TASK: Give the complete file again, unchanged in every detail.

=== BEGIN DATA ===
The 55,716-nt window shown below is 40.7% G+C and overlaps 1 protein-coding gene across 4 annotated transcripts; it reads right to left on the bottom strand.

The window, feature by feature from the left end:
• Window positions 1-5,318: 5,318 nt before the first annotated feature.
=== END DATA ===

The 55,716-nt window shown below is 40.7% G+C and overlaps 1 protein-coding gene across 4 annotated transcripts; it reads right to left on the bottom strand.

The window, feature by feature from the left end:
• Window positions 1-5,318: 5,318 nt before the first annotated feature.